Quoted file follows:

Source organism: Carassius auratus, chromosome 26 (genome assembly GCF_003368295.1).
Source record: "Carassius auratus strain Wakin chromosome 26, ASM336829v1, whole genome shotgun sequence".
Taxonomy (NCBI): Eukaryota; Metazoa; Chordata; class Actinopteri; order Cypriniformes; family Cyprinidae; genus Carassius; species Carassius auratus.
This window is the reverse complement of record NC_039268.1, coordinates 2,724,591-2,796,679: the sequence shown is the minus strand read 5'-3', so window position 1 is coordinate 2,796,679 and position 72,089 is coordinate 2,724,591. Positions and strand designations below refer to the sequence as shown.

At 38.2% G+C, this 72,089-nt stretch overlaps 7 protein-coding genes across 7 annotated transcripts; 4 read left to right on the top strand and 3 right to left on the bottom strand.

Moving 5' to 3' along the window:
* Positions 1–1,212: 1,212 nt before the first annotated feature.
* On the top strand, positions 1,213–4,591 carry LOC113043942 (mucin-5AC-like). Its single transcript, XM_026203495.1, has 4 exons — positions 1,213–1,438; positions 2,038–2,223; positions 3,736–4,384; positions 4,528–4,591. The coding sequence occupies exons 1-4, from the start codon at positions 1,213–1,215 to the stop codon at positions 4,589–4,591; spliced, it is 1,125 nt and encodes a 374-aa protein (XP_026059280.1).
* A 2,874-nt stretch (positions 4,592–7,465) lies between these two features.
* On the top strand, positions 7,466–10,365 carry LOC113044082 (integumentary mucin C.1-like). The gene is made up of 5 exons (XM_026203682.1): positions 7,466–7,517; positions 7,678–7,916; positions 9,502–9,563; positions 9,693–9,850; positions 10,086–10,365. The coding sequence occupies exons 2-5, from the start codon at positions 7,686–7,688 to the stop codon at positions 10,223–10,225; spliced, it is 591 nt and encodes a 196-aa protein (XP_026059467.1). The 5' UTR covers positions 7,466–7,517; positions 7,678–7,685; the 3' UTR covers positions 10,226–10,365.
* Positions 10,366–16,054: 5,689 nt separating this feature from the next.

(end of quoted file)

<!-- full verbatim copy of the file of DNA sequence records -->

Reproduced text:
Source organism: Carassius auratus, chromosome 26 (genome assembly GCF_003368295.1).
Source record: "Carassius auratus strain Wakin chromosome 26, ASM336829v1, whole genome shotgun sequence".
Taxonomy (NCBI): Eukaryota; Metazoa; Chordata; class Actinopteri; order Cypriniformes; family Cyprinidae; genus Carassius; species Carassius auratus.
This window is the reverse complement of record NC_039268.1, coordinates 2,724,591-2,796,679: the sequence shown is the minus strand read 5'-3', so window position 1 is coordinate 2,796,679 and position 72,089 is coordinate 2,724,591. Positions and strand designations below refer to the sequence as shown.

At 38.2% G+C, this 72,089-nt stretch overlaps 7 protein-coding genes across 7 annotated transcripts; 4 read left to right on the top strand and 3 right to left on the bottom strand.

Moving 5' to 3' along the window:
* Positions 1–1,212: 1,212 nt before the first annotated feature.
* On the top strand, positions 1,213–4,591 carry LOC113043942 (mucin-5AC-like). Its single transcript, XM_026203495.1, has 4 exons — positions 1,213–1,438; positions 2,038–2,223; positions 3,736–4,384; positions 4,528–4,591. The coding sequence occupies exons 1-4, from the start codon at positions 1,213–1,215 to the stop codon at positions 4,589–4,591; spliced, it is 1,125 nt and encodes a 374-aa protein (XP_026059280.1).
* A 2,874-nt stretch (positions 4,592–7,465) lies between these two features.
* On the top strand, positions 7,466–10,365 carry LOC113044082 (integumentary mucin C.1-like). The gene is made up of 5 exons (XM_026203682.1): positions 7,466–7,517; positions 7,678–7,916; positions 9,502–9,563; positions 9,693–9,850; positions 10,086–10,365. The coding sequence occupies exons 2-5, from the start codon at positions 7,686–7,688 to the stop codon at positions 10,223–10,225; spliced, it is 591 nt and encodes a 196-aa protein (XP_026059467.1). The 5' UTR covers positions 7,466–7,517; positions 7,678–7,685; the 3' UTR covers positions 10,226–10,365.
* Positions 10,366–16,054: 5,689 nt separating this feature from the next.